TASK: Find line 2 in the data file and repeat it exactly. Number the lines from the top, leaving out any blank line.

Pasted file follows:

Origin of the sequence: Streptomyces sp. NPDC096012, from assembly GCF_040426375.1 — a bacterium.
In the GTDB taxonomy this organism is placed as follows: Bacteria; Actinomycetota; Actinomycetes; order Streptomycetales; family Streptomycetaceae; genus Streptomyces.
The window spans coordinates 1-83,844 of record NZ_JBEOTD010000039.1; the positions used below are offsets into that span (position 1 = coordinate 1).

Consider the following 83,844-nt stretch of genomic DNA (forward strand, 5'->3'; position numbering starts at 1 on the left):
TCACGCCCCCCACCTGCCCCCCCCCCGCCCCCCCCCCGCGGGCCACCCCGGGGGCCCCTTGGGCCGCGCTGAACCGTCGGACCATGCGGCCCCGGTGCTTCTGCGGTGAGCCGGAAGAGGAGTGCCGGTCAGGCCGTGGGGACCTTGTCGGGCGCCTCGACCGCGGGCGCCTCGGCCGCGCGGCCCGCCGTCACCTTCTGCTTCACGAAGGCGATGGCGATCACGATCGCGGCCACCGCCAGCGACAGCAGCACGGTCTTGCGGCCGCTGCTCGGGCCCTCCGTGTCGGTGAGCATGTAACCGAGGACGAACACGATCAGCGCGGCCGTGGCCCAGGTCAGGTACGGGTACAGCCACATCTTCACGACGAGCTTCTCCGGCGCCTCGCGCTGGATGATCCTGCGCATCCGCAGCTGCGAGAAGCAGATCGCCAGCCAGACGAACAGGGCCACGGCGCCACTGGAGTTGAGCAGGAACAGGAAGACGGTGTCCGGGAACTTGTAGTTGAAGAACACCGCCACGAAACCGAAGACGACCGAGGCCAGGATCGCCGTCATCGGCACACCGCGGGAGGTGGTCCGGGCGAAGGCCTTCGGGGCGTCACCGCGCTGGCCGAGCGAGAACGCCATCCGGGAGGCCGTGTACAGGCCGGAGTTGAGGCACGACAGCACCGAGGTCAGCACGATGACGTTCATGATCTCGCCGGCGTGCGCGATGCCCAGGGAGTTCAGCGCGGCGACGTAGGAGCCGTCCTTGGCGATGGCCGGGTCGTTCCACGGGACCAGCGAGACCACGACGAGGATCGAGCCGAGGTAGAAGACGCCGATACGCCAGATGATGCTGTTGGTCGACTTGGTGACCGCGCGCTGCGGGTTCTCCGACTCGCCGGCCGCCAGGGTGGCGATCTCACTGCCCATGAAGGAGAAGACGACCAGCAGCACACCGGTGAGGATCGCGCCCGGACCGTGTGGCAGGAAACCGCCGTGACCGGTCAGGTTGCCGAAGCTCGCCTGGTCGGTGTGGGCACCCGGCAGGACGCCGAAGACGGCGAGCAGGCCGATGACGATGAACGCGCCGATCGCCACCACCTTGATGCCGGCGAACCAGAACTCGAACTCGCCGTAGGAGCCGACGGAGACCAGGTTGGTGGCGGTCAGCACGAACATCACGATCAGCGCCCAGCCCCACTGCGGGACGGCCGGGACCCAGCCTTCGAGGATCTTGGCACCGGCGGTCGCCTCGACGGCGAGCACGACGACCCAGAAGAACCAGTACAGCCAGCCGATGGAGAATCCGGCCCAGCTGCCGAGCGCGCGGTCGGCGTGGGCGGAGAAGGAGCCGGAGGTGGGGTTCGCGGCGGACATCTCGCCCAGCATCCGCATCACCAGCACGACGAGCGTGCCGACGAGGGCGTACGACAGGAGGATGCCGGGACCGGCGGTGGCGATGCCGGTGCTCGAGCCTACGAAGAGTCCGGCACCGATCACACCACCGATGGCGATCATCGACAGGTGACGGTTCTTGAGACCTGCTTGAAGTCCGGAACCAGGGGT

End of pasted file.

In the GTDB taxonomy this organism is placed as follows: Bacteria; Actinomycetota; Actinomycetes; order Streptomycetales; family Streptomycetaceae; genus Streptomyces.